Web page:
The social sciences have not seen the same dramatic abuse of research participants, nor have they been confronted with the same potential social consequences. This has not prevented powerful reactions to the publication of certain types of research projects. This has been a particular result of the use of sensitive personal information. On the basis of research projects, objections have been especially raised against the use of personally identifiable information without the persons involved (or their guardians) knowing that such information had been used for research purposes. It has also been claimed that this type of study violates privacy and that it is impossible to prevent such information from being abused in the future. One such project was the so-called Metropolitan study, which was conducted in Norway and Sweden in the 1960s (Johansen, Kaspersen and Skullerud 2001:35–37). The part of the study that attracted most attention involved schoolchildren. In 1964, the Oslo school board supplied information on boys born in 1954 to the project. The study was to follow the boys from age 11 until they had become well-established adults (at the age of approximately 30 years) with the purpose of providing better vocational guidance and social assistance to young people in the future. The information supplied by the school board included names, age, housing conditions, the guardian's profession, school grades and IQ. The project attracted harsh public criticism (including by law professor Knut S. Selmer), and demands for prior consent by parents and sufficient protection of the data were put forward. The researchers appeared reluctant to introduce amendments to a project that could plead such laudable aims, but they were willing to withdraw pupils from the study if protests were received. The consequence of this vehement public criticism was a potential weakening of trust in social research. As a result, the social researchers themselves took the initiative to establish a data protection secretariat under the Norwegian Research Council for Science and the Humanities. With the development of computers – and the question of protection of individuals – the Metropolitan study can be regarded as an essential reason behind the proposals for political measures to prevent abuse after 1967–68. This led to the Act relating to Personal Data Filing Systems in 1978 and the establishment of the Norwegian Data Protection Authority in 1980. Ten years later, the National Committee for Research Ethics in the Social Sciences and the Humanities was established, following a proposal in Report no. 28 (1988–89) to the Storting (White Paper), On research.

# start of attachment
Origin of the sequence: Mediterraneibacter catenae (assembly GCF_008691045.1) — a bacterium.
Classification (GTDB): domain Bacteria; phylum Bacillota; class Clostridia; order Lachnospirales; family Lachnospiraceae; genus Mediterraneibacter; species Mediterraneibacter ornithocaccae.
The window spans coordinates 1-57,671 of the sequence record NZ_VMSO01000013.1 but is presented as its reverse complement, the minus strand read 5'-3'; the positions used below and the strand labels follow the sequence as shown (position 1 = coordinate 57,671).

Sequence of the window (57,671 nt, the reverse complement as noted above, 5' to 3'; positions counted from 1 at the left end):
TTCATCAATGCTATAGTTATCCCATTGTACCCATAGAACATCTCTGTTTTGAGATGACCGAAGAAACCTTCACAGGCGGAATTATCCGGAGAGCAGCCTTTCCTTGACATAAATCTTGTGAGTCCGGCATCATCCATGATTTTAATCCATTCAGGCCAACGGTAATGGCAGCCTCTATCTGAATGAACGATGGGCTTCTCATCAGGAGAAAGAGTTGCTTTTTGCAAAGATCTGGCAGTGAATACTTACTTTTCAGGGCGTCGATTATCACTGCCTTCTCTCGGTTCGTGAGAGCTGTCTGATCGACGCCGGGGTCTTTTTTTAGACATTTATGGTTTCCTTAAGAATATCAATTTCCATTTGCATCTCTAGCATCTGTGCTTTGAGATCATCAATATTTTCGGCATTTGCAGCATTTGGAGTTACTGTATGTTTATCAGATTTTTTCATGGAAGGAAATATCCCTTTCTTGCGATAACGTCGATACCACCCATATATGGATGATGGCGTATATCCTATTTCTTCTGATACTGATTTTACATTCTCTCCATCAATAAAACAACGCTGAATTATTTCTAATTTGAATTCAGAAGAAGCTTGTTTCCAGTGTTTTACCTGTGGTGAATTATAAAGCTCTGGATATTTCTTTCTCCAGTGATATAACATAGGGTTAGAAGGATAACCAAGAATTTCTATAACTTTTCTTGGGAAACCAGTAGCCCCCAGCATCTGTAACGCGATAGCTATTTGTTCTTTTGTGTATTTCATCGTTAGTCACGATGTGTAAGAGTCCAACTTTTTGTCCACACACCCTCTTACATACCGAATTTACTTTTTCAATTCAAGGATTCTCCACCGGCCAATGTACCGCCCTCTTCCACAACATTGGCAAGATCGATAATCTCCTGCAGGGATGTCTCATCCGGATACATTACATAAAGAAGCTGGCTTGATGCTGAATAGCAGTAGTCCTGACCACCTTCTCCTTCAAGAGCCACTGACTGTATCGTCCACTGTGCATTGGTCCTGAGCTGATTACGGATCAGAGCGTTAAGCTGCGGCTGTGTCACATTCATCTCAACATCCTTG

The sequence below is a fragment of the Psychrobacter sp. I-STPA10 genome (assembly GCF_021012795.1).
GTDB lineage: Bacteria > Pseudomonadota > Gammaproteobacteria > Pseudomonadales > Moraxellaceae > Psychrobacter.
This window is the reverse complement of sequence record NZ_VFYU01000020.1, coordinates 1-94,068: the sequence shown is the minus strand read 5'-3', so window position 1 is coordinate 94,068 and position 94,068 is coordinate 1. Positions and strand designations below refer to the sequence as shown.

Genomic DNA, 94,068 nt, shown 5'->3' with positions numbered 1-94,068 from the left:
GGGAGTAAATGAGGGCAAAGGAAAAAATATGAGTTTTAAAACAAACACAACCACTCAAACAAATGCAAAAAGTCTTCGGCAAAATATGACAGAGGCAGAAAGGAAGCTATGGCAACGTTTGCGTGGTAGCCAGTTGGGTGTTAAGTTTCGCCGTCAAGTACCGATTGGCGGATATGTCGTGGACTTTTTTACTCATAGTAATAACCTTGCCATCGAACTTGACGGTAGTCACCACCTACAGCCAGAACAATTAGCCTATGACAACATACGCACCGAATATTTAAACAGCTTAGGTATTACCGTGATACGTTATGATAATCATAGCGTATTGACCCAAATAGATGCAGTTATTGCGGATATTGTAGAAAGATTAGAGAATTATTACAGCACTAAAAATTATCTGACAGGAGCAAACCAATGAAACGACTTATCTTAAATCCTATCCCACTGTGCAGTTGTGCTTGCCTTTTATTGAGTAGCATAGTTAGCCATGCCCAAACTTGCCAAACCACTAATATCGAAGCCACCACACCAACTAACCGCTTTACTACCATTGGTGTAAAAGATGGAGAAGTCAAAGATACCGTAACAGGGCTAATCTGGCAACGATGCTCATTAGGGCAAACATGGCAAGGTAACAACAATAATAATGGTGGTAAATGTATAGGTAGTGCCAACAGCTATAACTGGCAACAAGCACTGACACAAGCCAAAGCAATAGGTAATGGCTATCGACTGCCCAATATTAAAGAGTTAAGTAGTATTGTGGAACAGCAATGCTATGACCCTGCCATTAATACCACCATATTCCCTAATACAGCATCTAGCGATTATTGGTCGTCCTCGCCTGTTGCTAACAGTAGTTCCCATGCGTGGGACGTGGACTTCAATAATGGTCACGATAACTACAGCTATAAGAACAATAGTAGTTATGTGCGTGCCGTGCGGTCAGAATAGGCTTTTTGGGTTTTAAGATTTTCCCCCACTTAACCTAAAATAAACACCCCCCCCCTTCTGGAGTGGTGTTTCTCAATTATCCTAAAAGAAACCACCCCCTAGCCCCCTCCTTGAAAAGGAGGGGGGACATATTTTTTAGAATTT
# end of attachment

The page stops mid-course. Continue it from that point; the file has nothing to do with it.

(See also the introductory articles on research ethics in Medical and health sciences, Natural sciences and technology and Humanities and social sciences.)
Landmarks before the Second World War: the early days
As noted above, forms of self-regulation have always existed in professions that conduct research. Most often this has been implicit, although occasionally also defined in writing. The early days of research ethics are almost exclusively associated with the field of medicine.